Evidence in support of the aversive racism framework comes from a range of paradigms, including studies of helping behavior, selection decisions, juridic judgments, and interracial interaction. For example, in personnel or college admission selection decisions, Whites do not discriminate on the basis of race when candidates have very strong or weak qualifications. Nevertheless, they do discriminate against Blacks when the candidates have moderate qualifications and the appropriate decision is therefore more ambiguous. In these circumstances, aversive racists weigh the positive qualities of White applicants and the negative qualities of Black applicants more heavily in their evaluations, which provide justification for their decisions. In interracial interactions, Whites’ overt behaviors (e.g., verbal behavior) primarily reflect their expressed, explicit favorable racial attitudes, whereas their more spontaneous and less-controllable behaviors (e.g., their nonverbal behaviors) are related to their implicit, generally more negative, unconscious attitudes.

Combating Aversive Racism

Traditional prejudice-reduction techniques have been concerned with changing old-fashioned racism and obvious expressions of bias. However, traditional techniques that emphasize the immorality of prejudice are not effective for combating aversive racism; aversive racists recognize that prejudice is bad, but they do not recognize that they are prejudiced.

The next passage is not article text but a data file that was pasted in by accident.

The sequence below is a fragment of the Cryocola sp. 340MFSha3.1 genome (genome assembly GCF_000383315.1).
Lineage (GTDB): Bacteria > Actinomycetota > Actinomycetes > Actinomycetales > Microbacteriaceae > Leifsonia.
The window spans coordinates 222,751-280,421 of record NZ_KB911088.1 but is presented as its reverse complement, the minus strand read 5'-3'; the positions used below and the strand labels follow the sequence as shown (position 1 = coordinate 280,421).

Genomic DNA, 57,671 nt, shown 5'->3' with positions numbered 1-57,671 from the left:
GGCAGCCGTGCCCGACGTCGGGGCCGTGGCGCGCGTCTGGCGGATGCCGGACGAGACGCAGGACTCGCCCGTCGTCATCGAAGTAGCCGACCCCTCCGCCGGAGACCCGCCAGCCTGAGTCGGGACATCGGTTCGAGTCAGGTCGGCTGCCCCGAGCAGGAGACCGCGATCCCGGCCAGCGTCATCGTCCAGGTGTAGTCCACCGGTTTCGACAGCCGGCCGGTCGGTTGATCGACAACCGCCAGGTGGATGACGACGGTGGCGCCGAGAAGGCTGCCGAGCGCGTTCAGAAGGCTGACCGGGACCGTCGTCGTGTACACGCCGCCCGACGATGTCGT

Nevertheless, aversive racism can be addressed with techniques aimed at its roots at both individual and collective levels. At the individual level, strategies to combat aversive racism can be directed at unconscious attitudes, for example, with extensive training to create new, counterstereotypic associations with Blacks. In addition, because aversive racists consciously desire to be egalitarian, inducing aversive racists to become aware of their unconscious negative attitudes motivates them to try to inhibit their bias in both thoughts and action.

At the intergroup level, interventions may be targeted at changing the ways people categorize others. One such approach, the common ingroup identity model, proposes that if members of different groups (e.g., Whites and Blacks) think of themselves in terms of shared group identities (e.g., as Americans), inter-group attitudes will improve. Under these circumstances, pro-ingroup biases will be redirected to others formerly seen as outgroup members thereby producing more positive feelings toward them and reducing inter-group bias. Many of the conditions outlined by the contact hypothesis and other anti-bias interventions reduce bias, at least in part, by creating a sense of a common ingroup identity.


Although aversive racism is expressed in indirect and easily rationalized ways, it operates to systematically restrict opportunities for Blacks and members of other traditionally underrepresented groups, contributes to miscommunication between groups, and fosters a climate of interracial distrust. Understanding the nature of aversive racism can help contribute to policies that inhibit its effects (e.g., by focusing responsibility on decision makers) and help identify new techniques for eliminating unconscious bias.


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4.         Kovel, J. (1970). White racism: A psychohistory. New York: Pantheon.